It’s been pretty hard to miss the news out of Syria, its ongoing civil war and more recently the chemical attack by the government on its citizens.
More than 80 people died early this month after breathing in poison. It was hard to watch and even harder seeing children choking, gasping for breath. Dying.
Our president, after viewing videos and photos of the dead children in Khan Sheikhoun, ordered a missile strike on Syria’s Al Shayrat air base. Brooke Henze, a 33-year-old mother of two in Sandy Springs, was so moved she took to the internet and launched a fundraiser to help.
“I have long followed some of the things happening in Syria,” Henze explained the other day. “I woke up one day after the suspected chemical attack and decided to actually do something.”
Henze, owner of Swell Forever and social entrepreneur at heart, wasn’t sure what that might look like initially. She Googled how to help Syrian refugees and came across a very long list.
Carry the Future, a nonprofit that collects baby carriers, caught her eye.
Well, host a diaper party is what really got Henze’s attention. She’d done that so many times she could do it with her eyes closed.
The best part was she wouldn’t be responsible for shipping. She could have people bring the diapers and donate them to a local charity, Helping Mamas in her case, and make any monetary donations to Carry the Future and its diaper fund for Syrian refugees displaced by the 6-year-old war.
“I liked their model and what they were doing,” Henze said of Carry the Future.
Since 2011, when war broke out there, 5 million of its citizens have fled to other countries, and more than 6 million have been displaced within the country, according to the nonprofit World Vision. In many cases, children caught up in the crisis have fared the worst, losing family members or friends to the violence, suffering physical and psychological trauma, or falling behind in school.
Because of a lack of facilities to clean cloth diapers in the camps, the need for disposable diapers is huge. Without them, children and even some grown-ups are vulnerable to illness and disease.
Henze has been trying her best to alleviate people’s suffering, babies in particularly, since, oh, fifth grade, when she would host diaper drives and other fundraisers for nonprofits.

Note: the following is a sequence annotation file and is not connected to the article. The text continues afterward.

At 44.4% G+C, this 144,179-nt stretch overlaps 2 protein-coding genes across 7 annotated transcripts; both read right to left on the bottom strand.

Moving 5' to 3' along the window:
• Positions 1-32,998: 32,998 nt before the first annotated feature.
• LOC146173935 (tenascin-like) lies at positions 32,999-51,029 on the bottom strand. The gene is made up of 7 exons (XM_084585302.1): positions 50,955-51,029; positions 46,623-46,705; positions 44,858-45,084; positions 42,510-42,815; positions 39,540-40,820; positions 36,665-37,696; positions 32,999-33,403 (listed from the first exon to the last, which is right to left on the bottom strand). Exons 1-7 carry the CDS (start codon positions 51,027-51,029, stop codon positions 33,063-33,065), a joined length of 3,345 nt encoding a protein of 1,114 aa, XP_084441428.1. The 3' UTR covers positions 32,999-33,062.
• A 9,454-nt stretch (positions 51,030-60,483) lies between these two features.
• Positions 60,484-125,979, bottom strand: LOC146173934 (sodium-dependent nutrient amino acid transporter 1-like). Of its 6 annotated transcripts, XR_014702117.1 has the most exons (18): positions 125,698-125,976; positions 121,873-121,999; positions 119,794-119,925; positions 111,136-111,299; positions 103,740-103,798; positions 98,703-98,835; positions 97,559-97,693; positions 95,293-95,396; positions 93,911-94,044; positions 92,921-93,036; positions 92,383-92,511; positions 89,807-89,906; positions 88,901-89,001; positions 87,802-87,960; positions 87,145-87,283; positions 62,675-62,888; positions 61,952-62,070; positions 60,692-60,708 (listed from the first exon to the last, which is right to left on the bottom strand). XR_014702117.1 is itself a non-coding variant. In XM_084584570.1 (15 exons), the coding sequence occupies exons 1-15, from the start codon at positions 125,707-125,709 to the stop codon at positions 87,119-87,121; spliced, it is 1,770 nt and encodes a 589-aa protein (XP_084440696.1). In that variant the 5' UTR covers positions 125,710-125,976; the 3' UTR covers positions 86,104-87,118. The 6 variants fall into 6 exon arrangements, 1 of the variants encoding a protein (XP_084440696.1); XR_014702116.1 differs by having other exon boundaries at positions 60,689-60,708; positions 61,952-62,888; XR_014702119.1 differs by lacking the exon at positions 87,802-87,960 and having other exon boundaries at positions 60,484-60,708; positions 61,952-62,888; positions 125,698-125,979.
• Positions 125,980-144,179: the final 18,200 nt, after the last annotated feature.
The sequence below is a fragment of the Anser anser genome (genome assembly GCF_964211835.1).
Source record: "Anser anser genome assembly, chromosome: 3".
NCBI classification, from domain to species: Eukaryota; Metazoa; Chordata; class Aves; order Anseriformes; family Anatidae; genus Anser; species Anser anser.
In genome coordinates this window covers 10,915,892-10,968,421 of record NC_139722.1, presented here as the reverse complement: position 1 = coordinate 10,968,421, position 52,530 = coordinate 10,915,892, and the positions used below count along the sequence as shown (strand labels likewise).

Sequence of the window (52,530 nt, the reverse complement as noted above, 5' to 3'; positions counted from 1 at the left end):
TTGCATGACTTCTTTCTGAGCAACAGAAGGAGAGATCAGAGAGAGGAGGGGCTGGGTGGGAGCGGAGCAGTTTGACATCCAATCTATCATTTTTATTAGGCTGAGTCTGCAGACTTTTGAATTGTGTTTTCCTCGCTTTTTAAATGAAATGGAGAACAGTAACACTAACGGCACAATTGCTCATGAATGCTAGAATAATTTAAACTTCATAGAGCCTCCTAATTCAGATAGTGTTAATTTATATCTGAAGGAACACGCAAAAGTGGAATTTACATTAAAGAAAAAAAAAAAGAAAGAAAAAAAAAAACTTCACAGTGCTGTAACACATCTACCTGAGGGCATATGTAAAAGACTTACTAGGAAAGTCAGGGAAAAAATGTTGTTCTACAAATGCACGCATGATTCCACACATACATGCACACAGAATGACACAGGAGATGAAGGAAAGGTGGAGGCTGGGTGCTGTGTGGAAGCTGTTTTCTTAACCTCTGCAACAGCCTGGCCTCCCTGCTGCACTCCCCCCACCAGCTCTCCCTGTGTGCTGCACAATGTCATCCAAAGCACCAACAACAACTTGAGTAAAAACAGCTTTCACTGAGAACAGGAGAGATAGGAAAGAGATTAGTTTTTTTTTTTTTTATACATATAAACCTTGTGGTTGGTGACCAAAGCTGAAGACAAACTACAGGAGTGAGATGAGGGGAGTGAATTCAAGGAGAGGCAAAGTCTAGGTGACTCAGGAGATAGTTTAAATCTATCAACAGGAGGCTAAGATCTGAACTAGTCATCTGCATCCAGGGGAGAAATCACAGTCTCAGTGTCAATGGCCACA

“I was a strange bird,” she said as a big grin crept across her face. “My idea of a good time was organizing the baby clothes closet at a crisis pregnancy center.”
Part of that she owes to the heart her parents gave her, and part of it is because she simply loves babies. Always has.
But when she became a mother for the first time, after several miscarriages, three years ago, that love was amplified 10 times over.
Even before motherhood, she was preparing herself to do more for others.
When she graduated from Whitefield Academy and then the University of Georgia in 2005, Henze went on to earn an MBA in social entrepreneurship from Duke University.
“I studied about how you get the most bang for your buck and how to strategically invest in the community,” Henze said.
In 2013, she launched Swell Forever, an heirloom blanket company, as a way to make money, give back to the community, and encourage others to be the change they felt was needed.
At first, Swell Forever simply made donations to foster children and families, but Henze quickly realized she needed a separate nonprofit to do that.
Last year, she launched Foster Swell Inc., which provides grants to families interested in adoption. The nonprofit also gives “mini” grants to help children attend camp, get private tutoring and swimming lessons or participate in extracurricular activities that augment their lives but for which the state will not pay.
To meet the dire need for diapers in refugee camps, Henze partnered recently with several Atlanta businesses, including Bon Glaze Donuts, Constellation Wine Brands, and Lilywrap, to support both Helping Mamas and Carry the Future. To donate to Foster Swell’s Refugee Diaper Fund, click here: https://fosterswell.org/products/buy-diapers-for-refugees.
More than donating diapers, they hope to raise awareness about what “diaper need” is and how vital clean diapers are for families in need, and provide a tangible way for all of us to support those suffering from the effects of war. But it doesn’t even stop there.
A permanent bin will remain at Fragile Gifts in Sandy Springs (6235-B Roswell Road) to collect gently used baby clothes, wipes and diapers post event. Even open packs are welcome for local babies in need.
“I can’t imagine facing a morning wondering where a diaper would come from for my child,” Henze said.
Not many folks in America can, but that’s the reality for far too many people both here and abroad.
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